At this point, I talked only to white people (except for the commissioned interview with Daisy Bates)—in part because I was focusing on the business leadership, but also because I did not have access to the black community, and I did not feel that I understood the issues and the feelings across that racial divide. I felt very keenly my limitations in being able to bridge that divide, both as a white person and as a woman.

A series of events converged to take me away from my focus on 1957—marriage, motherhood, a move away from Little Rock, two other book projects—as well as fear that I had waded into a study that was going to make a lot of people unhappy (which it has). At length, however, the Little Rock project just reached out and grabbed me and wouldn’t let me go. To my great good fortune, my work led me into a friendship with Annie Abrams, one of Little Rock’s leading advocates of interracial harmony and an old friend of Daisy Bates. Through Annie, I developed routes of access into and a deepening understanding of black Little Rock. Also, Minnijean Brown Trickey (one of the Little Rock Nine) has become a real friend, as has Elizabeth Eckford (the stoic black child in the iconic photograph of Little Rock). I can’t pretend to understand the experiences these women have had, and an entirely different book could have been written from their perspectives, but through their generosity, they have helped me enormously to bridge the gap between my world and theirs. For me, it has been one of the most enriching experiences of my life.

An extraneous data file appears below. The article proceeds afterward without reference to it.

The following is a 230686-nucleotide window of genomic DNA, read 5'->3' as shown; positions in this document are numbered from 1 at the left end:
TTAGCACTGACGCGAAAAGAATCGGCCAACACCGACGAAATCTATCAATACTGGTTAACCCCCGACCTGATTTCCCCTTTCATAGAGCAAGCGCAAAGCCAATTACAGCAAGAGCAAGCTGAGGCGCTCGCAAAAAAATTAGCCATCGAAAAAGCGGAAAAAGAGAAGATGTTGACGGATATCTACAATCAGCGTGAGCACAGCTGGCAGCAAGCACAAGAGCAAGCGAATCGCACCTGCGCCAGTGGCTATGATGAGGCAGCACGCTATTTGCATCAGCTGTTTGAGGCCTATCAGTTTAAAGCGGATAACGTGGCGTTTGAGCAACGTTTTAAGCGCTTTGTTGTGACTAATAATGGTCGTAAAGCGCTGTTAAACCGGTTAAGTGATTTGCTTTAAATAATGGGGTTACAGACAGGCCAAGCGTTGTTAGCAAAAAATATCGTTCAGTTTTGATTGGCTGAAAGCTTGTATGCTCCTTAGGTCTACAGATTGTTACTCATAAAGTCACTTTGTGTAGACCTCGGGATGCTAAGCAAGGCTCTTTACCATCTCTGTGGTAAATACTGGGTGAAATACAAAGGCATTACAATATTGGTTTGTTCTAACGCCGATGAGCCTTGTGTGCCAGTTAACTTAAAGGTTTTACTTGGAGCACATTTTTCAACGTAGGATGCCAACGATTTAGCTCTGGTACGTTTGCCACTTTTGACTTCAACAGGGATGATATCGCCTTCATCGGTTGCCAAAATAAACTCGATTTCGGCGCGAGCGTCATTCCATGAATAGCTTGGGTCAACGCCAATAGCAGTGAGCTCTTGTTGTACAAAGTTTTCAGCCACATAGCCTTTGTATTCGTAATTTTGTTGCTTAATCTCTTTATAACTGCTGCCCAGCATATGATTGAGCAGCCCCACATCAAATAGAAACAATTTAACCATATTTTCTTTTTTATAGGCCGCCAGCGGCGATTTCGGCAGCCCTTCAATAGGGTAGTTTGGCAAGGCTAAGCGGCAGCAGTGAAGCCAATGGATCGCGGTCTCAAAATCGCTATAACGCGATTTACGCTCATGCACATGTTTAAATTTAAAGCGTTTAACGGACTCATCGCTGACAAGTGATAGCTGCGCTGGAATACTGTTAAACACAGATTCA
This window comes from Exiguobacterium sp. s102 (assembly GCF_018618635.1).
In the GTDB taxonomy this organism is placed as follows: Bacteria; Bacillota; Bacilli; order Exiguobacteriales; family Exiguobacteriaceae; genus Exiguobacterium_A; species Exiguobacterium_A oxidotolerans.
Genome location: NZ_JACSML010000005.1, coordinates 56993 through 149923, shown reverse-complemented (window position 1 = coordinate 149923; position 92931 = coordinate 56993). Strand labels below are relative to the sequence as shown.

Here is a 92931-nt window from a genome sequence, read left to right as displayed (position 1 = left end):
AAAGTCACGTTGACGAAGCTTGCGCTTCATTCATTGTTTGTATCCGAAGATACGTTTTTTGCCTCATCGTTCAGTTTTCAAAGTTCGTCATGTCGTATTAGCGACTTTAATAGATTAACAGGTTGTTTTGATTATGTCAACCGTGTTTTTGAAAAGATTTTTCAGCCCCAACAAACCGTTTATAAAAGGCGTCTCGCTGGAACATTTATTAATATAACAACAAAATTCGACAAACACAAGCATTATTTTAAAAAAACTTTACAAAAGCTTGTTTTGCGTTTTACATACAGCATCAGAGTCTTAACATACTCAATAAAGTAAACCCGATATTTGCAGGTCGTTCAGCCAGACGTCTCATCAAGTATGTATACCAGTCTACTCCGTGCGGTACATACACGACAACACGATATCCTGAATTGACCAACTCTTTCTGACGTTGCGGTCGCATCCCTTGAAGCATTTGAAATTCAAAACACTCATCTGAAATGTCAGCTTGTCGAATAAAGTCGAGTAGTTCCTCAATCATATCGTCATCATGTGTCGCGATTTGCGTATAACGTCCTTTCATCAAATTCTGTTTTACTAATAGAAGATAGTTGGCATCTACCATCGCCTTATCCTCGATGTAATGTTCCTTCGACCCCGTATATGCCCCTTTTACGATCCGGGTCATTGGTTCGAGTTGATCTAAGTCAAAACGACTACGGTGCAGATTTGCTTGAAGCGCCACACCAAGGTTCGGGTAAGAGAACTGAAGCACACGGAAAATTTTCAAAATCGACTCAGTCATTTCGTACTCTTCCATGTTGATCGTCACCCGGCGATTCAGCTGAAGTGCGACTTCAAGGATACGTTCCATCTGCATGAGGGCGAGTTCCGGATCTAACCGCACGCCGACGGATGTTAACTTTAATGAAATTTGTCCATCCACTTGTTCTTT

TC: Betsy, this is great. I thank you.

Could you delve a little more into the actual process? From making contact, determining your questions, how you conducted the interviews—and if anyone said no (or just clammed up during the process) and how you dealt with that.